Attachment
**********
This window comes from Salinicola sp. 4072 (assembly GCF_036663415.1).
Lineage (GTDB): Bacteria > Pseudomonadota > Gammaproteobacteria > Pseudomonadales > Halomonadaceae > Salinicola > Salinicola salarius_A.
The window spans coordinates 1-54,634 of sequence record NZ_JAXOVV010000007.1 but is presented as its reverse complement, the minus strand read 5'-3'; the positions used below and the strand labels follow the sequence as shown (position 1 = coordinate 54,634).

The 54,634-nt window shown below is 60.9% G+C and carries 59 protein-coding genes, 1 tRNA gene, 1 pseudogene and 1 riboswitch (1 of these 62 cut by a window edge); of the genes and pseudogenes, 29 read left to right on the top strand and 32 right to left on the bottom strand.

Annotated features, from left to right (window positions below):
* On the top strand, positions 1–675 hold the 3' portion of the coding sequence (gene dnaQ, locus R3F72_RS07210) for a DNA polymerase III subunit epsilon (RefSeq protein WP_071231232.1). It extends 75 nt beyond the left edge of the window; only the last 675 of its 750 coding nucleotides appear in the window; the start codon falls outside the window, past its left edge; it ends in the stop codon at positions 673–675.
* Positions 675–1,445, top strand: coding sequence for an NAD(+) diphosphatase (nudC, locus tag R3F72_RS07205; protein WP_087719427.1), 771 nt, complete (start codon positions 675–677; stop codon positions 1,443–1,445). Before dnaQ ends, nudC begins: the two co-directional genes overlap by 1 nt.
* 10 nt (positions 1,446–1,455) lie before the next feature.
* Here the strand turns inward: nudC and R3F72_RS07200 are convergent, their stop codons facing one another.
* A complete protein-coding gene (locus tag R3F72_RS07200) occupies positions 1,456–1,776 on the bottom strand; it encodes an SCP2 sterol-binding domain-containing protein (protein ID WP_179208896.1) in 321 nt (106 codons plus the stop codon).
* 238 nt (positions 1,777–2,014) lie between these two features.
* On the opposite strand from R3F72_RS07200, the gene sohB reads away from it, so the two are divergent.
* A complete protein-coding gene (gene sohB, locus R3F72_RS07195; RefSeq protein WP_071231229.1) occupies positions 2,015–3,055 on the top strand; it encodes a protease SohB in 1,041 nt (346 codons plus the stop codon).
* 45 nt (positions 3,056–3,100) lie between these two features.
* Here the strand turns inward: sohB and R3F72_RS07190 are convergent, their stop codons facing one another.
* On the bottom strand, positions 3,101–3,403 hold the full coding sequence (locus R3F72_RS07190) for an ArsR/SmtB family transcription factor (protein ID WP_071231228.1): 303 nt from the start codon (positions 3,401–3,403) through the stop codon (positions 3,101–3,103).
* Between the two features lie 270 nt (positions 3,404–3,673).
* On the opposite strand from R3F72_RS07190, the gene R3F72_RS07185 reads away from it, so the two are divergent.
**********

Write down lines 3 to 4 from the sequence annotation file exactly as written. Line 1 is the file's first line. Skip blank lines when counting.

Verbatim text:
The window spans coordinates 1-54,634 of sequence record NZ_JAXOVV010000007.1 but is presented as its reverse complement, the minus strand read 5'-3'; the positions used below and the strand labels follow the sequence as shown (position 1 = coordinate 54,634).

The 54,634-nt window shown below is 60.9% G+C and carries 59 protein-coding genes, 1 tRNA gene, 1 pseudogene and 1 riboswitch (1 of these 62 cut by a window edge); of the genes and pseudogenes, 29 read left to right on the top strand and 32 right to left on the bottom strand.